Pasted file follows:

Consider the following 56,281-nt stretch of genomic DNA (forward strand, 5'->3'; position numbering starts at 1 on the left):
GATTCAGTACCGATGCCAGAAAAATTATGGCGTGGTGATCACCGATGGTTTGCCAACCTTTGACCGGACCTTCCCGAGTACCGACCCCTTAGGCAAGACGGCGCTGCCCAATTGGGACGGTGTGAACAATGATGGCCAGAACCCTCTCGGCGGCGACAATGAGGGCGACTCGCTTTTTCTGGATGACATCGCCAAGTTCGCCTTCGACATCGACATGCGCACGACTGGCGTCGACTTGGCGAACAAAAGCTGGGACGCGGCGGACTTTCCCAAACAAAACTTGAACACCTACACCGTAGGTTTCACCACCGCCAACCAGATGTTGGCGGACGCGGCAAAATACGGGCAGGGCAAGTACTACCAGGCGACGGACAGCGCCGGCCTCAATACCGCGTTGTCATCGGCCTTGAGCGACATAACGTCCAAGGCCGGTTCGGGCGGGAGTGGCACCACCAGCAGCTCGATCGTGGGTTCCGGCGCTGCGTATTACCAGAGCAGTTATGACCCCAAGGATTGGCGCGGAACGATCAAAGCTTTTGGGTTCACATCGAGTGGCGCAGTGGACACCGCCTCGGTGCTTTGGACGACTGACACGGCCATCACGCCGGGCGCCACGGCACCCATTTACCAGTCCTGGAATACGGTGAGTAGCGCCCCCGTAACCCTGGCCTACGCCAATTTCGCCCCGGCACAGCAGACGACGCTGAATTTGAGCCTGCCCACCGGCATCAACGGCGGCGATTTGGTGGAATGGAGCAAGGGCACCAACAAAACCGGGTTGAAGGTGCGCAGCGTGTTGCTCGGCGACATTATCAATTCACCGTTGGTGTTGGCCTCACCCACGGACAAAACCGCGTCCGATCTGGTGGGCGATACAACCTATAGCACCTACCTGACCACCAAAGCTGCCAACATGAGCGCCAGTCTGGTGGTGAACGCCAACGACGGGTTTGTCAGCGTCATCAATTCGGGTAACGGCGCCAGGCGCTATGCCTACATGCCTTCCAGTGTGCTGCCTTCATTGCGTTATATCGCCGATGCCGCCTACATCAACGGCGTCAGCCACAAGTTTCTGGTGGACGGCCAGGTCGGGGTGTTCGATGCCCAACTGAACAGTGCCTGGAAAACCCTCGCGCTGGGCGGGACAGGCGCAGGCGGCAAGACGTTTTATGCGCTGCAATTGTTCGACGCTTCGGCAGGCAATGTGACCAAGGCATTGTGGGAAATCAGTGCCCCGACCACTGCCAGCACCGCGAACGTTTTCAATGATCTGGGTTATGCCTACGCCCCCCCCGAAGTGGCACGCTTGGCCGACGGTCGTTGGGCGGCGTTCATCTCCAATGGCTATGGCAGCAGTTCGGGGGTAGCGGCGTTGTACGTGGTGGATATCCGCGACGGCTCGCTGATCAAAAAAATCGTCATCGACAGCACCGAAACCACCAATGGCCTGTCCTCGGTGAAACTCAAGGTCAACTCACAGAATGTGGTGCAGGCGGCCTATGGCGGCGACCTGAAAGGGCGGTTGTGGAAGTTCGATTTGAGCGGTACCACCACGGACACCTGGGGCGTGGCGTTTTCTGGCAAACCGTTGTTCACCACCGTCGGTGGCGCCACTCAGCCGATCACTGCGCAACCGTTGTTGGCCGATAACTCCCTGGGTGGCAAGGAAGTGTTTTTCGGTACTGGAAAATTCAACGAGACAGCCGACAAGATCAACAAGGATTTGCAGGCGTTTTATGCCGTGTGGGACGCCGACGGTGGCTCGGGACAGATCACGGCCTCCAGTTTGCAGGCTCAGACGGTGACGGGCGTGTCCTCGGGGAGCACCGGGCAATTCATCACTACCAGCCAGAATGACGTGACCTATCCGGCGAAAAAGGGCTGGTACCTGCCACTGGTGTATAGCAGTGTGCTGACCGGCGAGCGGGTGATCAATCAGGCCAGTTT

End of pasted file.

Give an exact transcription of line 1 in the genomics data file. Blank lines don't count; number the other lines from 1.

Consider the following 56,281-nt stretch of genomic DNA (forward strand, 5'->3'; position numbering starts at 1 on the left):